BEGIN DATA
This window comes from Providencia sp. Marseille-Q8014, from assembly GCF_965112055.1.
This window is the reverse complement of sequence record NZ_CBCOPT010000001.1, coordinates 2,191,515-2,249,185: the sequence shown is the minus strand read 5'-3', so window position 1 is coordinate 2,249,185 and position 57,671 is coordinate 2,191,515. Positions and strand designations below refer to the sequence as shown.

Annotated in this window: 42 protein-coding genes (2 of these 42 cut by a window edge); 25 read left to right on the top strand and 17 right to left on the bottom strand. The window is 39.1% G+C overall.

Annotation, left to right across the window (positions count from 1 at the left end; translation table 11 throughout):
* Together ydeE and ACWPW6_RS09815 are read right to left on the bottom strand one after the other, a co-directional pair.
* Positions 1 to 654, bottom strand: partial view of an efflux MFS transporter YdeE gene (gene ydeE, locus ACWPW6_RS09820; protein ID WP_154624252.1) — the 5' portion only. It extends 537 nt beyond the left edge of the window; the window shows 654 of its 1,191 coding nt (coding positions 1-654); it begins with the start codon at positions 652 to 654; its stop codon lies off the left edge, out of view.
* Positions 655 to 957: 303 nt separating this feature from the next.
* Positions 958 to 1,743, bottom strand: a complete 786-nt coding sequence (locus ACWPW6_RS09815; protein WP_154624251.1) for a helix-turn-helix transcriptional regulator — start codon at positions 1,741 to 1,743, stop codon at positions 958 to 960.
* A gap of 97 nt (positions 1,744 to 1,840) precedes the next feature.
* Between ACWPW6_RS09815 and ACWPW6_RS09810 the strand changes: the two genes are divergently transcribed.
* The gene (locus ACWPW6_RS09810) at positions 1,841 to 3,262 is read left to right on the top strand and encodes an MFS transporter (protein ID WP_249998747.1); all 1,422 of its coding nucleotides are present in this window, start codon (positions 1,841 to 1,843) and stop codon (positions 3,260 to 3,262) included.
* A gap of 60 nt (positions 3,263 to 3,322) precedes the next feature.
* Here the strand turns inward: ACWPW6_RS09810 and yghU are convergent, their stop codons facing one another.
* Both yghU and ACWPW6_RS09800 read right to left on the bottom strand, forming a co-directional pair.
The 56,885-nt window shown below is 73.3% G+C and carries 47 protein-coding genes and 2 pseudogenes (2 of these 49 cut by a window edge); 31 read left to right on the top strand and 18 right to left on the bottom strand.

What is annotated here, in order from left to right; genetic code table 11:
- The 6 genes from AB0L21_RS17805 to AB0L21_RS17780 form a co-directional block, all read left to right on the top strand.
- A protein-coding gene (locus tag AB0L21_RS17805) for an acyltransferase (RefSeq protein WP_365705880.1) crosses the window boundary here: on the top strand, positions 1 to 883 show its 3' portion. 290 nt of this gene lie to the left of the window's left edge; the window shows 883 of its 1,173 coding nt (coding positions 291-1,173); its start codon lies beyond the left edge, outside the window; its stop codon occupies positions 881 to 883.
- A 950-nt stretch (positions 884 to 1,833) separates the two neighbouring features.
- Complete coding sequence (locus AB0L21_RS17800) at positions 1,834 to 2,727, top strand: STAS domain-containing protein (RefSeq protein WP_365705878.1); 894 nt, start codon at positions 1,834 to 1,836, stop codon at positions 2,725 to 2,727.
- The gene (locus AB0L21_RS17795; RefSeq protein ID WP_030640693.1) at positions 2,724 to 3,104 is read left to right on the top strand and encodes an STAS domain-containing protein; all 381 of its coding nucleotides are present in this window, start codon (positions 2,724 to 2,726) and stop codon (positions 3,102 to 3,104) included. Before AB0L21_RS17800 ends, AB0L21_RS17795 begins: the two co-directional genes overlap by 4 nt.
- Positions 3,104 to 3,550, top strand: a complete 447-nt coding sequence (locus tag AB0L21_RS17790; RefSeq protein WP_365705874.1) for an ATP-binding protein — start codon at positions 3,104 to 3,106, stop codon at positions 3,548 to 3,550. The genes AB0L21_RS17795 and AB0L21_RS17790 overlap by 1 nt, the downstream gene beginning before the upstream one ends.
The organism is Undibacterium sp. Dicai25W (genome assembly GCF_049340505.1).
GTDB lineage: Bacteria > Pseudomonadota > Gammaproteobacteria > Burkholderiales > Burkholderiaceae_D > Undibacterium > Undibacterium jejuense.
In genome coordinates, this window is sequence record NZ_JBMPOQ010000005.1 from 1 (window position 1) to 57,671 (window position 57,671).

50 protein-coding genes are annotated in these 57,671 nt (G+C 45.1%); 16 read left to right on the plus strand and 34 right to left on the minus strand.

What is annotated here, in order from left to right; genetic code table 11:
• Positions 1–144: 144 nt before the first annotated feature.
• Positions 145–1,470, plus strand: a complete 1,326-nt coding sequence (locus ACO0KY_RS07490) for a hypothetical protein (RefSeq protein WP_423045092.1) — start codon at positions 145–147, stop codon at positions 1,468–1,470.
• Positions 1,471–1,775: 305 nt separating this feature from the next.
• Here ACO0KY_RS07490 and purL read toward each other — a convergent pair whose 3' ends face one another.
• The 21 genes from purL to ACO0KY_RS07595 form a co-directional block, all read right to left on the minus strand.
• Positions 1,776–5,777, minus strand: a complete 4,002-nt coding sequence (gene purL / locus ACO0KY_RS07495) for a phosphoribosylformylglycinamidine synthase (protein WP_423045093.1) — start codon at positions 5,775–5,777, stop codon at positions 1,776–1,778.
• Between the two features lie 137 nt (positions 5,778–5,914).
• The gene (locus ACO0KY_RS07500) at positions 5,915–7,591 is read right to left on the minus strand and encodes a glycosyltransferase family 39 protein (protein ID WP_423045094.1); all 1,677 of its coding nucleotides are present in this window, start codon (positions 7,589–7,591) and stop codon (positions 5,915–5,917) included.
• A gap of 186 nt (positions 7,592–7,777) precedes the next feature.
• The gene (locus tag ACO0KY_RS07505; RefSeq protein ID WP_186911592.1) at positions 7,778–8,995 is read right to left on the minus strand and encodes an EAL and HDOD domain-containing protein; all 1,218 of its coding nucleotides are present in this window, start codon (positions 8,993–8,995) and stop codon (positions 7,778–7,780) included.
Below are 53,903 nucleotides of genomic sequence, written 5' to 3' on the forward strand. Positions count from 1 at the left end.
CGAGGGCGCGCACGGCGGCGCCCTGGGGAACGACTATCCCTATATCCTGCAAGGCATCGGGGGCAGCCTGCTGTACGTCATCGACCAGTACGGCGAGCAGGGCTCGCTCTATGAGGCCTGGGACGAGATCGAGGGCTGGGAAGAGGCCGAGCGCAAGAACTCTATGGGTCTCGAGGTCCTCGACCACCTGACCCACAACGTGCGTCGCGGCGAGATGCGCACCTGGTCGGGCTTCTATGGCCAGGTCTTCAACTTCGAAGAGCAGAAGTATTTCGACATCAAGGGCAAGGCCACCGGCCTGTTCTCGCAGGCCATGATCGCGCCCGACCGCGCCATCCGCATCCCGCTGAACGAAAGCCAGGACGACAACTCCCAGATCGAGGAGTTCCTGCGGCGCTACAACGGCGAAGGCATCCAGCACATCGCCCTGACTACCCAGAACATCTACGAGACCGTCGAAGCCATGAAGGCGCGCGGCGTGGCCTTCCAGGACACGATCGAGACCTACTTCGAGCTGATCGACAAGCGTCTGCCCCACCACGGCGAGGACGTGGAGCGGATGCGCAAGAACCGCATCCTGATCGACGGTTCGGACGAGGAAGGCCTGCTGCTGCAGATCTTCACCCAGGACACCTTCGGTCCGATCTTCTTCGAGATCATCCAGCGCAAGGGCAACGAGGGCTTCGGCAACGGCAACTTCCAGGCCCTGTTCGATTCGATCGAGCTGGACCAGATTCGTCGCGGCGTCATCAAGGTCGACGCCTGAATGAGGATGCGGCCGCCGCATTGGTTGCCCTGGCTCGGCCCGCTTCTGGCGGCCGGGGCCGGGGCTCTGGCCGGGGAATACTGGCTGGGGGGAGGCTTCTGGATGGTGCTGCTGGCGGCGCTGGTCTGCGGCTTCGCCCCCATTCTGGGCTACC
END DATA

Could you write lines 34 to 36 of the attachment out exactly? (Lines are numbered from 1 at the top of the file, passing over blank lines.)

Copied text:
• Between the two features lie 137 nt (positions 5,778–5,914).
• The gene (locus ACO0KY_RS07500) at positions 5,915–7,591 is read right to left on the minus strand and encodes a glycosyltransferase family 39 protein (protein ID WP_423045094.1); all 1,677 of its coding nucleotides are present in this window, start codon (positions 7,589–7,591) and stop codon (positions 5,915–5,917) included.
• A gap of 186 nt (positions 7,592–7,777) precedes the next feature.